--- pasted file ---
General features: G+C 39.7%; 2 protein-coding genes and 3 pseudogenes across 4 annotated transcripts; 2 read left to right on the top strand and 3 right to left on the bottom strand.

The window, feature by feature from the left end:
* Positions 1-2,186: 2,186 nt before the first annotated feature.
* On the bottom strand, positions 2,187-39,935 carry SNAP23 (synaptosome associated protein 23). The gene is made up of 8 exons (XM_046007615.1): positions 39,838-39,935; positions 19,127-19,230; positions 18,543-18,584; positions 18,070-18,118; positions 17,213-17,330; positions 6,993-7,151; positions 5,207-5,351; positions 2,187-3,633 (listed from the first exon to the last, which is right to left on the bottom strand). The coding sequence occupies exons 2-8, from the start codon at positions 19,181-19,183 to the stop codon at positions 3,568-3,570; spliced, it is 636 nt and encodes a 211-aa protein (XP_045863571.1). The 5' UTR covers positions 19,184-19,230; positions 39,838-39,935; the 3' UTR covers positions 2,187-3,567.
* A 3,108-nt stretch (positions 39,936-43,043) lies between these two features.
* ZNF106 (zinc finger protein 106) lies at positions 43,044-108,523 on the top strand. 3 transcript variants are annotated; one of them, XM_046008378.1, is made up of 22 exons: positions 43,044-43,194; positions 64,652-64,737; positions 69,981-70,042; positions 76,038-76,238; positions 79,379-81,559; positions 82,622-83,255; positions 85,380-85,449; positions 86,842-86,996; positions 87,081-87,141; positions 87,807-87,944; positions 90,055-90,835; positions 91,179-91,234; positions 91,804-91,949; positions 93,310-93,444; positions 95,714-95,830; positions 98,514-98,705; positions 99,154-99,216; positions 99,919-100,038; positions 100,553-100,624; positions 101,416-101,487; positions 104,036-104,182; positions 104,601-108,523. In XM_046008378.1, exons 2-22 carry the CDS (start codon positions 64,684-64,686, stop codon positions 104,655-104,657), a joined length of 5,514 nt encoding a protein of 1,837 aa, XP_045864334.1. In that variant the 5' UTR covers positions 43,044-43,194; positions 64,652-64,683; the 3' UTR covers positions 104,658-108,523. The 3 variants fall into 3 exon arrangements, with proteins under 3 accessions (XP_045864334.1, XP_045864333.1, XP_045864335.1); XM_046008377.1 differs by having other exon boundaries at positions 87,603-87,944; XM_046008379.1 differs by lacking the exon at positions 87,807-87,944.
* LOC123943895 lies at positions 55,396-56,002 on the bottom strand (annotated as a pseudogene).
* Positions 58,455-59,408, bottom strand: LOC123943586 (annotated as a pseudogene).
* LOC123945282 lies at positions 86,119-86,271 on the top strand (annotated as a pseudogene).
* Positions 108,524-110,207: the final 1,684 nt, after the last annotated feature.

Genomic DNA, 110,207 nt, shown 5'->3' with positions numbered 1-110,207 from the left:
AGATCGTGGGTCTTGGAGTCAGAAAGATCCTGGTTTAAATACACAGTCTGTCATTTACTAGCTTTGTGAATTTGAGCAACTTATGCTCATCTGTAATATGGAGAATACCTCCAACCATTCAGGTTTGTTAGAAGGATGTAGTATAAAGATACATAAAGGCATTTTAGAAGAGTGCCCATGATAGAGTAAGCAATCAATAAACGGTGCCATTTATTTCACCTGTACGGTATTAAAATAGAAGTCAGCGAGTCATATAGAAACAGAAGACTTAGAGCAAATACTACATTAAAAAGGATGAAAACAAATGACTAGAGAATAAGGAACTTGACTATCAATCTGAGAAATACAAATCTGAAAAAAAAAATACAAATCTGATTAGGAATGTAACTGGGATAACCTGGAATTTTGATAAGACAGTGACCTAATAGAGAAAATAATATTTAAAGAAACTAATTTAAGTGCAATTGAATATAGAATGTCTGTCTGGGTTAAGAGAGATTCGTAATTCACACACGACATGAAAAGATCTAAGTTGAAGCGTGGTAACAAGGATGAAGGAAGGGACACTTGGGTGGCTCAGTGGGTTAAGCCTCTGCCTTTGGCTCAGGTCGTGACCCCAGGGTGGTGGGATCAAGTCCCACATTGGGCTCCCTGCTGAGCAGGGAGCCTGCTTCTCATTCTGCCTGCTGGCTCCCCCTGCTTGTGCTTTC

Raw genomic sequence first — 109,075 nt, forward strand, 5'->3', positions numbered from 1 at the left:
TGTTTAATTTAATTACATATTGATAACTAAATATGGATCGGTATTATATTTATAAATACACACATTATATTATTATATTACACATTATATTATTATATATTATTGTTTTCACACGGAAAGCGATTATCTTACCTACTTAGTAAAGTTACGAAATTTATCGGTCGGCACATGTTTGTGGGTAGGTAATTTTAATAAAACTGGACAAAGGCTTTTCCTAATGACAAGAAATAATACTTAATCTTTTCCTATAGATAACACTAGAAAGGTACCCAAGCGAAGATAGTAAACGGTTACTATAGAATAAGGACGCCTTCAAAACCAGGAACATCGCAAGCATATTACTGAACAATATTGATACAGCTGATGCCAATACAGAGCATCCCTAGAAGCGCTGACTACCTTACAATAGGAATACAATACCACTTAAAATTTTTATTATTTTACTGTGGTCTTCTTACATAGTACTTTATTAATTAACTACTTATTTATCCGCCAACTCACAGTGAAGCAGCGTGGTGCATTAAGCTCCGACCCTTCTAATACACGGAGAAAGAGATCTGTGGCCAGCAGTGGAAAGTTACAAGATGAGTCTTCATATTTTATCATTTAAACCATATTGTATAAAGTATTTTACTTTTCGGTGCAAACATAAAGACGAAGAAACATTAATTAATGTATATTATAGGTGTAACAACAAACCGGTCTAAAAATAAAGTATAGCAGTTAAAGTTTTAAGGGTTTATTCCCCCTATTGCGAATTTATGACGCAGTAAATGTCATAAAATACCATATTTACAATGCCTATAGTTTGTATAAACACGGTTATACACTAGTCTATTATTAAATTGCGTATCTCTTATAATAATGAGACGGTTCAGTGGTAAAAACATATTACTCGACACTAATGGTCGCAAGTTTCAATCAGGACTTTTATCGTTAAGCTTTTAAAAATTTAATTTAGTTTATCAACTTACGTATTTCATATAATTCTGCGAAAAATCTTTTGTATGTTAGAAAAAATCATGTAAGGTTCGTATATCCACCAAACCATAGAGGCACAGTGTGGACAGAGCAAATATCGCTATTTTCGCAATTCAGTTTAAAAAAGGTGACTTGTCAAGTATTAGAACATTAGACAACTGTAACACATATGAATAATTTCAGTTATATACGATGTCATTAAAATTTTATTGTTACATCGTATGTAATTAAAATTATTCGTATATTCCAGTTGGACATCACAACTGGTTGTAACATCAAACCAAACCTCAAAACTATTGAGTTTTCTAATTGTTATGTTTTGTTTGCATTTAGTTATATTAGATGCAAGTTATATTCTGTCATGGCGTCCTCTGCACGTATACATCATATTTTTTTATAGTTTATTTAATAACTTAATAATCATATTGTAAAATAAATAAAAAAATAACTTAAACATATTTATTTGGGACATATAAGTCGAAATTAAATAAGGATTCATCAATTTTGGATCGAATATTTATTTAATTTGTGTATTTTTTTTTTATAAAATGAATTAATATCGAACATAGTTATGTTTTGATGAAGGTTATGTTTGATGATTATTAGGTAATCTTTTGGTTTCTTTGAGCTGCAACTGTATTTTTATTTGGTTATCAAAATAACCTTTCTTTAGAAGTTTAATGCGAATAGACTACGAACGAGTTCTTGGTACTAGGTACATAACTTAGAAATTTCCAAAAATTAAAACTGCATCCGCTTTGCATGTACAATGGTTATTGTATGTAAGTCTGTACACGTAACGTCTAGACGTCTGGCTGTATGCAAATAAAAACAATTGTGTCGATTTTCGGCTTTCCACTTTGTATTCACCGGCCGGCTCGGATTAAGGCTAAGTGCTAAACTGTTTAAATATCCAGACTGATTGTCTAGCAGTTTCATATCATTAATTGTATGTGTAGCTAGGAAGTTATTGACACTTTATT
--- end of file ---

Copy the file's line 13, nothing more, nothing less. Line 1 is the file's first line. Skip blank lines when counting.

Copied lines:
Raw genomic sequence first — 109,075 nt, forward strand, 5'->3', positions numbered from 1 at the left: